Guns and butter, clarified
Cyrus Vance, recent US secretary of state, has done all of us a service by identifying coolly, lucidly, accurately the reasons for what has been bothering a lot of his fellow citizens about their country's place in the world.
If you have not yet done so, I recommend a careful reading of the speech he made at the Harvard graduation ceremonies this spring. The full text was printed in the New York Times June 6.
For example, there is a decline in US ability to influence events around the world. Why? Mr. Vance notes two major reasons:
* ". . . by 1985 world demand for oil is likely to outstrip global oil production by two million barrels a day."
* "Productivity in the United States declined in every quarter of 1979 after the rate of increase in our productivity had steadily slowed over the previous two decades."
In other words, US economic vitality has been slowing down for a long time, indeed for 20 years.
One result of declining productivity has been a trade deficit. In spite of that deficit the US has continued to be the world's heaviest importer and user of oil, thus hastening the day when there will be a shortage of oil for everyone. Continued importation of oil plus the continuing trade deficit has fueled the inflation which in turn further damages the US economy. The weakening of the economy undermines US influence with other countries, particularly with the allies who are all threatened with oil shortage by the high rate of US consumption.
Inflation and declining productivity also make it more expensive to try to keep up with the Soviets in military weapons.
Right now there is a rising demand, particularly on the election year hustings, for regaining US military superiority over the Soviets. Mr. Vance calls this ". . . a pervasive fallacy that America could have the power to order the world just the way we want it to be. It assumes, for example, that we could dominate the Soviet Union -- that we could prevent it from being a superpower -- if we chose to do so."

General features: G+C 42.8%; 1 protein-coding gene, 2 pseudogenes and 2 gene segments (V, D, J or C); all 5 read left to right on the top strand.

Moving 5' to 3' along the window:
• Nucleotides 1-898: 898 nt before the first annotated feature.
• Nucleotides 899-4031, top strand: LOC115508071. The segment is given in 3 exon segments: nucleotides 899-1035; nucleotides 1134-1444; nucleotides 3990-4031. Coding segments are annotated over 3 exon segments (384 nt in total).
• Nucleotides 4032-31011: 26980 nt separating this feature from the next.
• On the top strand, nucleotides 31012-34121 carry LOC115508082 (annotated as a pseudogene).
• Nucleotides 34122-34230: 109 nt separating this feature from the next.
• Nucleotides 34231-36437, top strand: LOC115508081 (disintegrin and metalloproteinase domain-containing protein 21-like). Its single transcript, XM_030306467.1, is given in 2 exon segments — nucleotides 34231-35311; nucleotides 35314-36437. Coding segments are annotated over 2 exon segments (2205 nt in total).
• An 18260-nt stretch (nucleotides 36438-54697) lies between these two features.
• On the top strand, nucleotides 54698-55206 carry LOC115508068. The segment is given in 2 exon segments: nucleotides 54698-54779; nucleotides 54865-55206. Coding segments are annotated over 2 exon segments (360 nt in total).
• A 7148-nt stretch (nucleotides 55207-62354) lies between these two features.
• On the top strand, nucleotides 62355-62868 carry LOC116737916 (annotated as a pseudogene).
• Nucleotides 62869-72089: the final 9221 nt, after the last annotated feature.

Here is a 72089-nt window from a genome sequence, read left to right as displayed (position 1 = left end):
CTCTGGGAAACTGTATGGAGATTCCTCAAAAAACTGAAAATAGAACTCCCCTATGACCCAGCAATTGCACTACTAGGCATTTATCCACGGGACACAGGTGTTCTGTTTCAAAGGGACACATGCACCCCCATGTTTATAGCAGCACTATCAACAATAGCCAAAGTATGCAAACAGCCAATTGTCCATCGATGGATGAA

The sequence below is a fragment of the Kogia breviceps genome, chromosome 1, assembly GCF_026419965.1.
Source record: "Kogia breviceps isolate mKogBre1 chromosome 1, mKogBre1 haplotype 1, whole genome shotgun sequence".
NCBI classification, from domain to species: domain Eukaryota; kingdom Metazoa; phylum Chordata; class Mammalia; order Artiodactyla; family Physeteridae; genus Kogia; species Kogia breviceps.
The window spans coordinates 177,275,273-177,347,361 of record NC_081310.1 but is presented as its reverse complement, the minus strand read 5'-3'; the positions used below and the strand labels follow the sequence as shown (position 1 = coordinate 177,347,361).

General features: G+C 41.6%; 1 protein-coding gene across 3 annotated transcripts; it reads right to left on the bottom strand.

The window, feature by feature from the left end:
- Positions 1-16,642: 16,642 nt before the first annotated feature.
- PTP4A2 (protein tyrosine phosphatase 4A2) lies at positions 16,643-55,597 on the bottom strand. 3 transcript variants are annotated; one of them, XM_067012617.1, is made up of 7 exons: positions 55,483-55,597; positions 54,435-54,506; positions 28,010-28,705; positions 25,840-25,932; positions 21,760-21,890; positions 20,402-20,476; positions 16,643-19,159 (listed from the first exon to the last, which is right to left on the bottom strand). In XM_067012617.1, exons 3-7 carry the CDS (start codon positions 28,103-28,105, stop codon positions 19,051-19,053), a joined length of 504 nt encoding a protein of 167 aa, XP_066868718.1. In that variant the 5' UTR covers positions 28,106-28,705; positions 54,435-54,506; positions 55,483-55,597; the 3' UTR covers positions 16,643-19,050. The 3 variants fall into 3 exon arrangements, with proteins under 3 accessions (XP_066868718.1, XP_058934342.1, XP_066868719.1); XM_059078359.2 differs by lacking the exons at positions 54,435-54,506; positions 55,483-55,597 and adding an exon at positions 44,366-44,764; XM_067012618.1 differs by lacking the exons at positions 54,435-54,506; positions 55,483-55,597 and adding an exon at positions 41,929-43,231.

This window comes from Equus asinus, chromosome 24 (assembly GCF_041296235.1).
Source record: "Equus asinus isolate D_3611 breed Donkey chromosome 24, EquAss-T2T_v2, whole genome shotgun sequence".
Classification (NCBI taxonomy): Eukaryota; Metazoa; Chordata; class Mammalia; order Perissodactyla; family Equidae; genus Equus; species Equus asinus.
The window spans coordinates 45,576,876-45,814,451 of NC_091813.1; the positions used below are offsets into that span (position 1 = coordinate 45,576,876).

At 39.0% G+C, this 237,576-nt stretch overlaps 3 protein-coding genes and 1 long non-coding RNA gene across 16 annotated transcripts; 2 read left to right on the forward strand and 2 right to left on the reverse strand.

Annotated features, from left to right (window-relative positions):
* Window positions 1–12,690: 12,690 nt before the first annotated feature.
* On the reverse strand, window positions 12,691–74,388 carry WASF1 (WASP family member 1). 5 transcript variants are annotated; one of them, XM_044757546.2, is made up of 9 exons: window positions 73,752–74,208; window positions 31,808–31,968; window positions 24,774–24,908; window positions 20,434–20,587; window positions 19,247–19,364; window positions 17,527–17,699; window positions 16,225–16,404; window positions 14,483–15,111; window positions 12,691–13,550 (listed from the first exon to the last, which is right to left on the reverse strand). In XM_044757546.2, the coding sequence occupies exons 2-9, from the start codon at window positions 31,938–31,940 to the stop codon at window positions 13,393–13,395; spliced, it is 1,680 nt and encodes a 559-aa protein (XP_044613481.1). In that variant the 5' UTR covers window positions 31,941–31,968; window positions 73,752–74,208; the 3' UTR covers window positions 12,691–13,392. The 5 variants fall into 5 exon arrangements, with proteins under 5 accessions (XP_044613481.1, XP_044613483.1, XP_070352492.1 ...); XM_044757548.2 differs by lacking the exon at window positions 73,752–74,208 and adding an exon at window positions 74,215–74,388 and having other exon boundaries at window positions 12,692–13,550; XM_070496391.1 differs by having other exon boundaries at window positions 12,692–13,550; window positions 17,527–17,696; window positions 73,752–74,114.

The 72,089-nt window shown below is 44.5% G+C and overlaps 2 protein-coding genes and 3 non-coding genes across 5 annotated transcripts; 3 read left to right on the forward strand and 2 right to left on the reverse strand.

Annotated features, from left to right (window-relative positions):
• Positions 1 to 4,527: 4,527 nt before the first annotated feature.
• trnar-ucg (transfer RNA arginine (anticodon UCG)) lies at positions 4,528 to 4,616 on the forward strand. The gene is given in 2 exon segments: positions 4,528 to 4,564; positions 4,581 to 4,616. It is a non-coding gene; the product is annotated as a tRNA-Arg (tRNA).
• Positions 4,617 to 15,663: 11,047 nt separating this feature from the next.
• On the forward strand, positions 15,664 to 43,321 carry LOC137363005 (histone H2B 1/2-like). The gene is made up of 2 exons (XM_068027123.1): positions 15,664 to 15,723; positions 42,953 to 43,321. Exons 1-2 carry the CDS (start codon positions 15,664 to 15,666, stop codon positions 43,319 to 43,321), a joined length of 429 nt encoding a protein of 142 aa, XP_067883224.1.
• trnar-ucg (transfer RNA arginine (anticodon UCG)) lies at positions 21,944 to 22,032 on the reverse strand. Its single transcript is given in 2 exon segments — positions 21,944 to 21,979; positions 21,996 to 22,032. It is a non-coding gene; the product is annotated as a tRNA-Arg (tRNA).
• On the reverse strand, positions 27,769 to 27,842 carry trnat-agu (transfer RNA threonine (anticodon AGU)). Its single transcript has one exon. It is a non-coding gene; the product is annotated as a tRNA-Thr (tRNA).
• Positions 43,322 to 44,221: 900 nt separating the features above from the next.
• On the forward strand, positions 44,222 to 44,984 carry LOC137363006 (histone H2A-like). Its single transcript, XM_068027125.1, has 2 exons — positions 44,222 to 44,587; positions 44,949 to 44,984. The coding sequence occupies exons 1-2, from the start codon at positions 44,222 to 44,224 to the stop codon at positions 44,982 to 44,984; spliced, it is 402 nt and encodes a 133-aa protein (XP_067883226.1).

That fallacy, he says, has "more to do with nostalgia than with present-day reality." Why?
Because, says Mr. Vance, "it is naive to believe that they [the Soviets] -- any more than we -- would willingly accept a position of second best in military strength."
In other words, in the years ahead there will be two global superpowers, the US and the USSR, of roughly equal strength and range of influence. "We must preserve and manage a position of essential equivalence with the Soviet Union." But if the US cannot convert equivalence into superiority then what is to be done?
Mr. Vance's answer is that the US must direct its long-term efforts toward achieving "a strong American economy in a strong international economy." That means heavy emphasis on improving relations with the allies. This in turn depends on curing the inflation, curbing excess use of oil, "a higher rate of capital investment," "a willingness to shift from obsolete industries instead of propping them up with protectionist trade barriers."
This world, says Mr. Vance, is no longer in the "good old days" when the US was the only true global power. "The international diffusion of power" is the new fact which will not go away. The US must learn to come to terms with this new and diffuse world. It will require, he says, more than just keeping up with the Soviets in military power. There must also be a return to diplomacy in order to "limit the costs, and to increase our safety." Mr. Vance wants SALT II ratified because "without this treaty both sides will have more nuclear weapons than with it. In particular the Soviet Union will have thousands of additional warheads."
But above all, according to Mr. Vance, the US must regain its economic health in cooperation with its allies in order to build "a strong American economy in a strong international economy."
Obviously, this speech is the distillation of Mr. Vance's three years as head of the State Department. It explains why he resigned over the unsuccessful resort to military power in Iran. It is written partly because, in his opinion, "it is far too easy, in an election year, to let what may seem smart politics produce bad policies." But it ends on an optimistic note.
"If we are prepared to accept the implications of a world of diffuse power, and work with others where we cannot succeed alone, there need be no insurmountable barriers to our progress."
In my opinion it is the finest, most balanced, and most perceptive discussion of US foreign policy since the great days of Acheson and Dulles.